Cell Rep. 2014 Jul 10;8(1):126-36.

Control of disease tolerance to malaria by nitric oxide and carbon monoxide.

Jeney V1, Ramos S1, Bergman ML1, Bechmann I2, Tischer J2, Ferreira A1, Oliveira-Marques V1, Janse CJ3, Rebelo S1, Cardoso S1, Soares MP4.
  • 1Instituto Gulbenkian de Ciência, 2780-156 Oeiras, Portugal.
  • 2Faculty of Medicine, Institute of Anatomy, 04103 Leipzig, Germany.
  • 3Leiden Malaria Research Group, Department of Parasitology, Center of Infectious Diseases, Leiden University Medical Center, 2300 RC Leiden, the Netherlands.
  • 4Instituto Gulbenkian de Ciência, 2780-156 Oeiras, Portugal. Electronic address: mpsoares@igc.gulbenkian.pt.



Nitric oxide (NO) and carbon monoxide (CO) are gasotransmitters that suppress the development of severe forms of malaria associated with Plasmodium infection. Here, we addressed the mechanism underlying their protective effect against experimental cerebral malaria (ECM), a severe form of malaria that develops in Plasmodium-infected mice, which resembles, in many aspects, human cerebral malaria (CM). NO suppresses the pathogenesis of ECM via a mechanism involving (1) the transcription factor nuclear factor erythroid 2-related factor 2 (NRF-2), (2) induction of heme oxygenase-1 (HO-1), and (3) CO production via heme catabolism by HO-1. The protection afforded by NO is associated with inhibition of CD4(+) T helper (TH) and CD8(+) cytotoxic (TC) T cell activation in response to Plasmodium infection via a mechanism involving HO-1 and CO. The protective effect of NO and CO is not associated with modulation of host pathogen load, suggesting that these gasotransmitters establish a crosstalk-conferring disease tolerance to Plasmodium infection. Copyright © 2014 The Authors. Published by Elsevier Inc.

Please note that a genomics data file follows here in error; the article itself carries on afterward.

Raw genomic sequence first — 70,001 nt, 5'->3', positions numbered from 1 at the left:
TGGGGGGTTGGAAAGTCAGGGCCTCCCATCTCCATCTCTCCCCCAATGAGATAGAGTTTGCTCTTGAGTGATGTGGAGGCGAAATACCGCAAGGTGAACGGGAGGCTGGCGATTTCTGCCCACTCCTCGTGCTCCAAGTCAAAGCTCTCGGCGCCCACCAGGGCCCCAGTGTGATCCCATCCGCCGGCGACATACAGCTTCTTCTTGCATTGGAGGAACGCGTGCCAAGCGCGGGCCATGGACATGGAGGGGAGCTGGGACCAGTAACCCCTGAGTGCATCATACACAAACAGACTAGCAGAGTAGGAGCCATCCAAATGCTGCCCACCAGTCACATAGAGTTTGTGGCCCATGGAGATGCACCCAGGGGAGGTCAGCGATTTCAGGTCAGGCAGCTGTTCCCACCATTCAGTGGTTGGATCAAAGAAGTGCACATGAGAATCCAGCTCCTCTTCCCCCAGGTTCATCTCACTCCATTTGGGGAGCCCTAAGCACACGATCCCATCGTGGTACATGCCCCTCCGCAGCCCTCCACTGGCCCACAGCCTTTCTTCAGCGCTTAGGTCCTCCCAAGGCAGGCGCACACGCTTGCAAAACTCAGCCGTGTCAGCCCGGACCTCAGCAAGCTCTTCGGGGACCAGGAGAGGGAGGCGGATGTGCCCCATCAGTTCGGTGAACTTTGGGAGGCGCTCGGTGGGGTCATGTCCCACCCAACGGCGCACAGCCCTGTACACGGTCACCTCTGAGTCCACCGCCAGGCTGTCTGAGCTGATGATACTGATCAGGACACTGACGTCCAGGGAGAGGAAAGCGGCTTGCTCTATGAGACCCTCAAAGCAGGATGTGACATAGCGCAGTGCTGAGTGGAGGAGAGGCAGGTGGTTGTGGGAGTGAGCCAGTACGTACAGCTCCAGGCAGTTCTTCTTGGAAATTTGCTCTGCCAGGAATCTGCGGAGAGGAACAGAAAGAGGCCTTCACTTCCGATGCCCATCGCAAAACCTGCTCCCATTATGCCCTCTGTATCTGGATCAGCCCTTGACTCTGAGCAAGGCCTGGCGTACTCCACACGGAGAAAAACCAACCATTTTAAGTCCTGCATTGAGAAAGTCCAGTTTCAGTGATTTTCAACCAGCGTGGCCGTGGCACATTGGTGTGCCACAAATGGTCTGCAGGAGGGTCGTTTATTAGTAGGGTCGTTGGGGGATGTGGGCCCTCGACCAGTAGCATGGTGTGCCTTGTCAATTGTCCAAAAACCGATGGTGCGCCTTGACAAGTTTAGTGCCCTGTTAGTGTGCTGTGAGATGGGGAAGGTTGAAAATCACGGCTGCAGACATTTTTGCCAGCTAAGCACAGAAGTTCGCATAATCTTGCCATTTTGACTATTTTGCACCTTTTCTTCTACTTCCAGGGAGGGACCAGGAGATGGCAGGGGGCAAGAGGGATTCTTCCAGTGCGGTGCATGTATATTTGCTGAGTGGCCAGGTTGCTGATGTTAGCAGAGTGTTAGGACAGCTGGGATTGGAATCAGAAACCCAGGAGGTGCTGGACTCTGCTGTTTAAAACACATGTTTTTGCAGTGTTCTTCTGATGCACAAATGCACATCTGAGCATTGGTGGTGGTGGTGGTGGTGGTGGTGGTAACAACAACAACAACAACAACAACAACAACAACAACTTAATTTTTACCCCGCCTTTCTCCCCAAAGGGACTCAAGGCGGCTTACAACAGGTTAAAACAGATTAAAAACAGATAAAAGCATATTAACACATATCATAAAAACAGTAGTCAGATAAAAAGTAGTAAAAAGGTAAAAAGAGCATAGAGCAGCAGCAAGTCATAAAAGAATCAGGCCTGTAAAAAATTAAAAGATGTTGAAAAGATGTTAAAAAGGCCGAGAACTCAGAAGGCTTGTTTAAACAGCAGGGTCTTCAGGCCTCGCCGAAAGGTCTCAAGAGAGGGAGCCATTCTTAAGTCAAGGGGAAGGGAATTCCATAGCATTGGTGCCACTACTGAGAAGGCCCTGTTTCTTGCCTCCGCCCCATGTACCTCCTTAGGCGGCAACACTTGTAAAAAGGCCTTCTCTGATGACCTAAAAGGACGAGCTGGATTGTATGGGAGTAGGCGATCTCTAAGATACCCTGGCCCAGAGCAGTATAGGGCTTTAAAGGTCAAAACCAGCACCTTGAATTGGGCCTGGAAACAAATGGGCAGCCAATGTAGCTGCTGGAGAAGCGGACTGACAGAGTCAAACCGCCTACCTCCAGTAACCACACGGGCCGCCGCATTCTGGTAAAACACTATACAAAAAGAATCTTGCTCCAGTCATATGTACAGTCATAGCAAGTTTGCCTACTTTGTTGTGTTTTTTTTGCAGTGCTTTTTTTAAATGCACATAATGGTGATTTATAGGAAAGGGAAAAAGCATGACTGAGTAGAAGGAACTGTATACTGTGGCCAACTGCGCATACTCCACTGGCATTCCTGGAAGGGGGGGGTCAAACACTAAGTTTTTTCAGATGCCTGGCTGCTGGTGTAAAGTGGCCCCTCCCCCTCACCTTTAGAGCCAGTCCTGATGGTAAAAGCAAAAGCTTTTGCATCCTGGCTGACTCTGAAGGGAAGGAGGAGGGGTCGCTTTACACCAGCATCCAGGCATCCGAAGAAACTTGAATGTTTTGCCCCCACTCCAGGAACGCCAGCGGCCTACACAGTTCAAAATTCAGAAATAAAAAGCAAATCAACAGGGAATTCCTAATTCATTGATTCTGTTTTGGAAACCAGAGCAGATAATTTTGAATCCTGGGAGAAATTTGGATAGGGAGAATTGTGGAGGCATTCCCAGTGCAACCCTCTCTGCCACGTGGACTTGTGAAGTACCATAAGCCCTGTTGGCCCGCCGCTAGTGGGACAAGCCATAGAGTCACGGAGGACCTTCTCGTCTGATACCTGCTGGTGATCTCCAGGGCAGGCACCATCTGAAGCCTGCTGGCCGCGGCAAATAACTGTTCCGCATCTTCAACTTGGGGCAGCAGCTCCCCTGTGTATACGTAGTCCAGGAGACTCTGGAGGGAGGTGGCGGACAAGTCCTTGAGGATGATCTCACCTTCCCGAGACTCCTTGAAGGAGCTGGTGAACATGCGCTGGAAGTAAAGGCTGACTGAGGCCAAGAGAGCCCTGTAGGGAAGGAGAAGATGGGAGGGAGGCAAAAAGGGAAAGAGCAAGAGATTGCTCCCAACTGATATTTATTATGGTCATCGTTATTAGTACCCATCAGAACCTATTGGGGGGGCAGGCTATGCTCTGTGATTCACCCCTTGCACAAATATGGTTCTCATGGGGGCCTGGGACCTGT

PMID: 24981859


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